Sooner or later, any gardener living in Connecticut, especially in our southwest corner of the state, has a day of reckoning with the ledge and boulders lying just beneath the surface of the soil. Sandi Blaze, on Nod Hill Road in Wilton, has found a beautiful way of using the natural stone as a prominent feature in her spectacular garden.
Set on top of a hill, Sandis elegant home is faced with local stone, which gives a hint to the rocky nature of her property. Instead of fighting the ledge and rocks, Sandi has worked these natural landscaping features into her garden design with staggered terraces, stone pathways and steps, many built by her father Charlie Blaze, as well as a large tract of exposed ledge covered with natural moss and lichen.
The hilly areas around Streets Pond, the reservoir between Nod Hill and Olmstead Hill, were once covered in apple trees. Several beautiful old gnarled trees still grow down at the bottom of Sandis garden, below the terraced beds, together with newer peach trees and a hedge of blueberry bushes.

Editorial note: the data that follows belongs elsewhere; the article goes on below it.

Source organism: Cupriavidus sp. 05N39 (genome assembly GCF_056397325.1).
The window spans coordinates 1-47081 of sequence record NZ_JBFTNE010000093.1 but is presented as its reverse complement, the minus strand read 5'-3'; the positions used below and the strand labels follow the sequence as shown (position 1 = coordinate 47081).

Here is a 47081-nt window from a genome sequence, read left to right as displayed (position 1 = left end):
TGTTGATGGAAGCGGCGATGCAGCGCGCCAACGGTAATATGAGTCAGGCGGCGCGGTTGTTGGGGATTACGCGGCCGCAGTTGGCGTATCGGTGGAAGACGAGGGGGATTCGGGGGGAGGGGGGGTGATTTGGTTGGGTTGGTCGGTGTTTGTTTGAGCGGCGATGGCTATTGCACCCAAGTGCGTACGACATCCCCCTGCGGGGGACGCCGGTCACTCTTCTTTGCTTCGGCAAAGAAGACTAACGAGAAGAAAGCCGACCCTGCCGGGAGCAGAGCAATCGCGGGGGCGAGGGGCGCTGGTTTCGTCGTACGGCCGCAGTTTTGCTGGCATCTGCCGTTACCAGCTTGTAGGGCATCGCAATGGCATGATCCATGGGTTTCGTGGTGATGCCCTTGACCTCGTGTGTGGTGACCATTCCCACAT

Massive trees create natural shade gardens up near the house, where Brunnera Polychroma, also known as Jack Frost, several varieties of fern, Hosta and Astilbe thrive in the low light.
Behind the house steep terraces, held up by old retaining walls now covered in climbing Hydrangea, lead to different vistas of the garden. Flower beds line both sides of grass pathways on each terrace, and this is where youll find a riot of color, as perennials show off their colors and blossoms throughout the spring, summer and fall. Sculptures, hidden seating arrangements and a sunken pool built, of course, from rocks, provide elements of surprise among Lupines and Lady's Mantle. One of Sandi's favorite plants is Euphorbia polychroma, known more commonly as Cusion Spurge. "It's the first harbinger of spring and grows in a lovely round mound, covered in yellow flowers," she told me, pointing out where she had planted it among the Dwarf GoatsBeard. "Baptisia, or Blue Wild Indigo, is also dramatic at the back of a bed."
Sandi Blazes garden is open once a year for viewing and anyone interested should write to firstname.lastname@example.org
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